It was not an easy qualifying session for me today, I struggled with the consistency in the braking zones in Turn 2, 6 and 8 – all of the heavy braking events. I just didn't have a consistent feeling under braking, so I couldn't really put a good lap together. It certainly wasn't the best session, but starting from P3 tomorrow is not a disaster either. It's a shame what happened to Ferrari, but I'm sure they will be quick tomorrow. There's also a chance of rain for tomorrow which would certainly make things interesting. It's still all to play for and I'm looking forward to the race.
It's a real shame for Ferrari and a shame for Sebastian at his home Grand Prix. We really need him here for the crowd, and you can see that it's a bit subdued at the moment. We need Ferrari for a strong Championship too. I'm happy because the session started poorly for us, we didn't quite know why we were lacking pace. Over the course of the session it just slowly came towards us. Lewis put in an incredible lap in Q3 and deserves to be on pole. Valtteri was not feeling comfortable in the car, he was struggling a bit more, but he is starting third on the grid and has every chance in the race tomorrow.
It's not been a straightforward day and our pace has been a bit up and down. On our final runs on low fuel in the morning it was clear we'd not made the progress we had hoped for overnight. The track warmed up a bit for qualifying, our initial runs weren't great in the first session and we decided to go again with both cars to cover off track ramp although in the end it wasn't needed. Qualifying two was a bit better, the pace was closer to where we'd expected to be, and we managed to get both cars through on the medium which was our preferred start tyre. Obviously, Ferrari dropping out took a bit of pressure off us in the final session although Max had good pace, so we didn't expect it to be easy. Lewis did a great lap on run one; Valtteri struggled a bit with the consistency on braking and couldn't quite match Max's time in the end. It should be an interesting day tomorrow, especially when you consider the risk of rain. We also have much cooler conditions than we saw on Friday which means we don't really know what the tyres will be capable of.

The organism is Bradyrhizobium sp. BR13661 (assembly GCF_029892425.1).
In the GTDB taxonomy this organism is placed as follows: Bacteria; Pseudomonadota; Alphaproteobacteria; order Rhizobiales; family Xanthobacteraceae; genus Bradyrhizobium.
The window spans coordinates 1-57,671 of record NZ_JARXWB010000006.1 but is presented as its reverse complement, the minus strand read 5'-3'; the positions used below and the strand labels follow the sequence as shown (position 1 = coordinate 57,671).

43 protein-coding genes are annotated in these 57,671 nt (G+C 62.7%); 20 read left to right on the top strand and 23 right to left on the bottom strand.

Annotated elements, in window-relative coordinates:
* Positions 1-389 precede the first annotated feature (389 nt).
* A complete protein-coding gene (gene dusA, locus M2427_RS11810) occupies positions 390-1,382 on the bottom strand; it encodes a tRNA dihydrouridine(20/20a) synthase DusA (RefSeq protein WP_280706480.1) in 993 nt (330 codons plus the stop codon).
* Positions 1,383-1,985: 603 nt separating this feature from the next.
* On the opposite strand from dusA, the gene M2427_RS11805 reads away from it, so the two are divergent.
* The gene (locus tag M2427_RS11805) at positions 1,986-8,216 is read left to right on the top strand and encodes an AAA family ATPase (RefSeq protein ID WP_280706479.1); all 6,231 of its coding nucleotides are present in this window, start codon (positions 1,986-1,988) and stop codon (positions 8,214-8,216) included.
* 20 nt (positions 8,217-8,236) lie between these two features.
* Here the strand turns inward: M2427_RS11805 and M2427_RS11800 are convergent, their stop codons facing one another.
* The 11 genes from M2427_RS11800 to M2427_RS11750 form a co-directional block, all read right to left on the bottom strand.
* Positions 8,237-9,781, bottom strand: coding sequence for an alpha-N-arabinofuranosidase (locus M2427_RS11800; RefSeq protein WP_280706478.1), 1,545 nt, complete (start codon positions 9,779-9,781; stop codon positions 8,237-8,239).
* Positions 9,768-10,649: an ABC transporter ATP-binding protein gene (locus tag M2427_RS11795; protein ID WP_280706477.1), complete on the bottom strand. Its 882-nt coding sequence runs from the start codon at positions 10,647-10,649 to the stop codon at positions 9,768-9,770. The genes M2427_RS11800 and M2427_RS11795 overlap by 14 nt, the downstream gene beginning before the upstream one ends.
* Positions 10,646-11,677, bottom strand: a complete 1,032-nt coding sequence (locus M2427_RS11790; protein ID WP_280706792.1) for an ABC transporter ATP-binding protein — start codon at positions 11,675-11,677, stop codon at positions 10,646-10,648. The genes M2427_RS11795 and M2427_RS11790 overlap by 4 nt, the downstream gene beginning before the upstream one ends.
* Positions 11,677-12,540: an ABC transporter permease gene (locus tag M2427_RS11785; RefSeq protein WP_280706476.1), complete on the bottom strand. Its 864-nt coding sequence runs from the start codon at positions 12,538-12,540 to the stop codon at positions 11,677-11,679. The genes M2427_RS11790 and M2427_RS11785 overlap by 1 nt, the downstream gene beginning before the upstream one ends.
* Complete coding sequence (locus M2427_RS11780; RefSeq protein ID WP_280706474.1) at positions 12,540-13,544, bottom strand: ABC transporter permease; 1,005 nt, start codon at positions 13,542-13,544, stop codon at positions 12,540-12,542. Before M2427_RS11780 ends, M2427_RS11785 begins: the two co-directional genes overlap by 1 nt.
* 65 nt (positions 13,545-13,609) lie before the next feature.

More to follow…..
|1||Lewis Hamilton||GBR||Mercedes AMG||+0.623s||1m12.149s||1m11.767s|
|2||Max Verstappen||NED||Red Bull Racing Honda||+0.187s||+0.278s||+0.346s|
|3||Valtteri Bottas||FIN||Mercedes AMG||+0.846s||+0.275s||+0.362s|
|4||Pierre Gasly||FRA||Red Bull Racing Honda||+0.762s||+0.236s||+0.413s|
|5||Kimi Raikkonen||FIN||Alfa Romeo Racing||+0.837s||+0.370s||+0.771s|
|6||Romain Grosjean||FRA||Rich Energy Haas F1 Team||+0.917s||+0.620s||+1.084s|
|7||Carlos Sainz||ESP||McLaren F1 Team||+0.992s||+0.483s||+1.130s|
|8||Sergio Perez||MEX||SportPesa Racing Point||+0.965s||+0.627s||+1.298s|
|9||Nico Hulkenberg||GER||Renault F1 Team||+0.957s||+0.617s||+1.359s|
|10||Charles Leclerc||MON||Scuderia Ferrari||1m12.229s||+0.195s||no time|
|11||Antonio Giovinazzi||ITA||Alfa Romeo Racing||+0.936s||+0.637s||–|
|12||Kevin Magnussen||DEN||Rich Energy Haas F1 Team||+0.874s||+0.640s||–|
|13||Daniel Ricciardo||AUS||Renault F1 Team||+0.902s||+0.650s||–|
|14||Daniil Kvyat||RUS||Red Bull Toro Rosso Honda||+1.049s||+0.986s||–|
|15||Lance Stroll||CAN||SportPesa Racing Point||+1.027s||+1.301s||–|
|16||Lando Norris||GBR||McLaren F1 Team||+1.104s||–||–|
|17||Alexander Albon||THA||Red Bull Toro Rosso Honda||+1.232s||–||–|
|18||George Russell||GBR||ROKiT Williams Racing||+2.492s||–||–|
|19||Robert Kubica||POL||ROKiT Williams Racing||+2.610s||–||–|
|20||Sebastian Vettel||GER||Scuderia Ferrari||no time||–||–|